Just say the words “hot rods” and people’s pulses begin to race. Hot rods are about more than speed, however, as they are also about a distinctive look, a mindset and a culture. Rodding is and has always been a complex, wild and fun movement and that fact continues into the 21st century! America’s love with cars is interwoven with the history and love of hot rods. In this article, we will take a brief look at the impressive history of hot rods in the US.

The Early Days of Hot Rods

During the 1930s and 1940s, the term “hot rod” was often used as a way to describe any car that had been modified in some fashion to boost overall performance. These performance boosts often centered on improving engine performance. Why the term hot rod? No one is completely sure, but now the term certainly is part of the American lexicon. Did you know that once upon a time, this type of car was referred to as a “gow job?” Today, only the most dedicated historians use that outdated terms.

The first period of “rodding” was from the late 1930s-1950s. A common modification during this time was to reduce vehicle weight in order to boost a car’s speed. This led to a variety of ingenious modifications such as the removal of hoods, bumbs, fenders, tops and even windshields all in an effort to both boost speed and create a distinctive look. Part of cultivating this distinctive look was the incorporation of wild and impressive paint jobs. Flames were and still are a popular option on hot rods.

The Post-War Years

After World War II, many returning soldiers had acquired impressive mechanical skills during the war. These soldiers got to work creating a new generation of impressive hot rods. During the 1950s, rodding and hot rods gained considerably in popularity.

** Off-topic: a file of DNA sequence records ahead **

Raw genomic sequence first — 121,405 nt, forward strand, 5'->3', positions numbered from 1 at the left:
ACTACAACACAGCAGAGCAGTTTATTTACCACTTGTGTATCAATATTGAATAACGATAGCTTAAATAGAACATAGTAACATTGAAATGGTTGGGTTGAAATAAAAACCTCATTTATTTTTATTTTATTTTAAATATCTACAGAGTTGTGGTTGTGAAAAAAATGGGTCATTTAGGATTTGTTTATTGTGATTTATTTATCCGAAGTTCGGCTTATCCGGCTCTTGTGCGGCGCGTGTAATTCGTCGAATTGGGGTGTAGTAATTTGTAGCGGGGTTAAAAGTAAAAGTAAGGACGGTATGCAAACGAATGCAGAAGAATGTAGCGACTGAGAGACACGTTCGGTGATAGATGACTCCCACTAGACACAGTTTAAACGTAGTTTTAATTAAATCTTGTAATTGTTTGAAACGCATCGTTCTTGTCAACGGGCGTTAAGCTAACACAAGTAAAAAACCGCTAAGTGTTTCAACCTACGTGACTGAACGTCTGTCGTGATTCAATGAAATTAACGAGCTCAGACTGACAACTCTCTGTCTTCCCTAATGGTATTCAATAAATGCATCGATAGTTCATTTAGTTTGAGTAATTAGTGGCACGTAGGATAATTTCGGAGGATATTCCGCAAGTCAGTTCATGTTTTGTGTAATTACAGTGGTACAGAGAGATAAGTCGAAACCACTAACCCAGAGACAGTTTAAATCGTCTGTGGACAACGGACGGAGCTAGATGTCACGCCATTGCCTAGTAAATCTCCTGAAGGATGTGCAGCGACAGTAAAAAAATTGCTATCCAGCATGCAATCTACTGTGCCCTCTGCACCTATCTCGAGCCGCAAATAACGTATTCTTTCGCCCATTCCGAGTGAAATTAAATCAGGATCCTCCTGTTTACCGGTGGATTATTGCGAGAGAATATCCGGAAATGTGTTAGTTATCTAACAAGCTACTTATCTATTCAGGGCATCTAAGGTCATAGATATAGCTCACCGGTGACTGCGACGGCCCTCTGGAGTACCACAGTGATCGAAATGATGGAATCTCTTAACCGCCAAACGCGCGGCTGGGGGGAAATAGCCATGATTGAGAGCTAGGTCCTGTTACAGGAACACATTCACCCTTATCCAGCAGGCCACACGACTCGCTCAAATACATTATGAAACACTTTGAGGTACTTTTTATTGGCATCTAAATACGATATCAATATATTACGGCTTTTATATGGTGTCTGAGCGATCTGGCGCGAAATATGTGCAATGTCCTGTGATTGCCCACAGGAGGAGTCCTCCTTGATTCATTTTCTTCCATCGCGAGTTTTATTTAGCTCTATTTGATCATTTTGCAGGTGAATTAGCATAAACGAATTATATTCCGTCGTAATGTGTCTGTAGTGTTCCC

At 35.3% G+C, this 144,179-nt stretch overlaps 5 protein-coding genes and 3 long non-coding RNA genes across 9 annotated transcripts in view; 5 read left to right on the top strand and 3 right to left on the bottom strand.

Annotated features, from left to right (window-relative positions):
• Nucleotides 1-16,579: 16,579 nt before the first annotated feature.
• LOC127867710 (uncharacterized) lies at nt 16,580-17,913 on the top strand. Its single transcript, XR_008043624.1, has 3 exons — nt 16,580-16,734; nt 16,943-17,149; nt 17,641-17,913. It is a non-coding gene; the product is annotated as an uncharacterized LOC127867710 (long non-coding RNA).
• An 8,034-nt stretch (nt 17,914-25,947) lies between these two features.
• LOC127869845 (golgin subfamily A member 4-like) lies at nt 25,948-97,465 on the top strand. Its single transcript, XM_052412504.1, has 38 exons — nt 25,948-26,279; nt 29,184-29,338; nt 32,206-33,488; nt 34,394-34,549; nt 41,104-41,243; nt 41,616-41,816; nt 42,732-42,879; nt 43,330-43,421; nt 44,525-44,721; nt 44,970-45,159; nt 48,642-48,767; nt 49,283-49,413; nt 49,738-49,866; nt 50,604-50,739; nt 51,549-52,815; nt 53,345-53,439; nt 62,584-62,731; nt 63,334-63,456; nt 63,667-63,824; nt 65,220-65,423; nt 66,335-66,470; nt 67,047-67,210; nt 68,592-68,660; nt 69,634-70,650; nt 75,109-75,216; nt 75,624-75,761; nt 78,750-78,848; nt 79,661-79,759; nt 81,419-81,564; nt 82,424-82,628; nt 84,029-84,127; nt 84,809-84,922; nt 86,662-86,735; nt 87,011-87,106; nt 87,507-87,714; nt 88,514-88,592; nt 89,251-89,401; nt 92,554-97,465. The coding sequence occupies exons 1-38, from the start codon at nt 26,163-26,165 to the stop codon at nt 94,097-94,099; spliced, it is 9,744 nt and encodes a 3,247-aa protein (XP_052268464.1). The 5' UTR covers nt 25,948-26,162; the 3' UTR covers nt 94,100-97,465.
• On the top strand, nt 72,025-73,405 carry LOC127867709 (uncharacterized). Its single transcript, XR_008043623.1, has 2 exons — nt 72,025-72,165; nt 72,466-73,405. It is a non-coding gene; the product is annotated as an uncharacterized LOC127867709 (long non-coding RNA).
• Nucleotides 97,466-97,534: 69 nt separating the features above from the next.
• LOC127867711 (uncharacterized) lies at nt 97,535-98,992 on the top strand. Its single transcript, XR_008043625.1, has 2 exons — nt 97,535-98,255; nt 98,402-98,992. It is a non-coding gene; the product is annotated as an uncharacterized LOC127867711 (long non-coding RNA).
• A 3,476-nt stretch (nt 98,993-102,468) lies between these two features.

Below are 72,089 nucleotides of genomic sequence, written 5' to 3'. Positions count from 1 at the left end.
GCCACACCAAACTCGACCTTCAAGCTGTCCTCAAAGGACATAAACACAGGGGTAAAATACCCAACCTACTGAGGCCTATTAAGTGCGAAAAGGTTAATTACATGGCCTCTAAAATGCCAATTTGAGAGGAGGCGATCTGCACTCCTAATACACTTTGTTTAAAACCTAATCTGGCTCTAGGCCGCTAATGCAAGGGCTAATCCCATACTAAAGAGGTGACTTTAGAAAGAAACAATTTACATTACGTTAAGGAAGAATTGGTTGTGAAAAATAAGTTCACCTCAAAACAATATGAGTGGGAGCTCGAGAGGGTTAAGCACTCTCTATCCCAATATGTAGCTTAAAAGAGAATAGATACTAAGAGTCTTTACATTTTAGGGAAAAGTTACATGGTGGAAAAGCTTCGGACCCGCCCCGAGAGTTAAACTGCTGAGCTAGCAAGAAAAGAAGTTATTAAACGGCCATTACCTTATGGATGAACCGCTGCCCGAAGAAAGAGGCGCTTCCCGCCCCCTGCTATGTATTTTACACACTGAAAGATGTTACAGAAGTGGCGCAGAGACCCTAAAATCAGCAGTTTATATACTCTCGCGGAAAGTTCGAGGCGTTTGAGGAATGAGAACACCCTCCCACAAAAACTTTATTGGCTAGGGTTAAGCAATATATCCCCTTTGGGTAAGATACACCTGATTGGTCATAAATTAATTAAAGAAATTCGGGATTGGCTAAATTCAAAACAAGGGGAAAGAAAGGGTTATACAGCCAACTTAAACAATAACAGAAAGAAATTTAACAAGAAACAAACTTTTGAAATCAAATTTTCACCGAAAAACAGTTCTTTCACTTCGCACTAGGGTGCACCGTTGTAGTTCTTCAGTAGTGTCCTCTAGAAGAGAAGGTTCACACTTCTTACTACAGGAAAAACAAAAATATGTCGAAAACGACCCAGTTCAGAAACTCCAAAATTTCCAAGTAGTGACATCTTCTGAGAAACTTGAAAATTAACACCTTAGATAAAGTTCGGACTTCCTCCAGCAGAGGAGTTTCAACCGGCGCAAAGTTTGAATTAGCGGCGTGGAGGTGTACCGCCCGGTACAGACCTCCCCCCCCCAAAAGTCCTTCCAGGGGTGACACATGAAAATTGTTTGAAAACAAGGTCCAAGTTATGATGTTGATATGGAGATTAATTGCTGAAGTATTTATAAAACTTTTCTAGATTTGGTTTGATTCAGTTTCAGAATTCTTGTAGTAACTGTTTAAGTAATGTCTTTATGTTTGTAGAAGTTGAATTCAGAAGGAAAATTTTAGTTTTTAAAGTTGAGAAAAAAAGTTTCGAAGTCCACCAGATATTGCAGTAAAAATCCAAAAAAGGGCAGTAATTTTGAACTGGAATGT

The National Hot Rod Association

It was also during this time that hot rodders such as Wally Parks set out to create the National Hot Rod Association. The goal of the National Hot Rod Association was to bring hot rods more into the mainstream so that racing wasn’t taking place on streets but instead was taking place on racing tracks. Today it is possible to learn a great deal about the history of rodding and hot rods by visiting the Wally Parks NHRA Motorsports Museum.

Hot rods are still alive, well and thriving. Around the world, hot rods are still built, often using original parts found off the Internet or taken from salvage. Now the world of rodding is divided between those who build hot rods from original parts, the hot rodders and those who build hot rods using mostly or all new parts, the street rodders.

Hot rods are a work of art. Just as American’s love affair with the automobile continues, it is all but certain that the American love affair with rodding will also speed along far into the 21st century.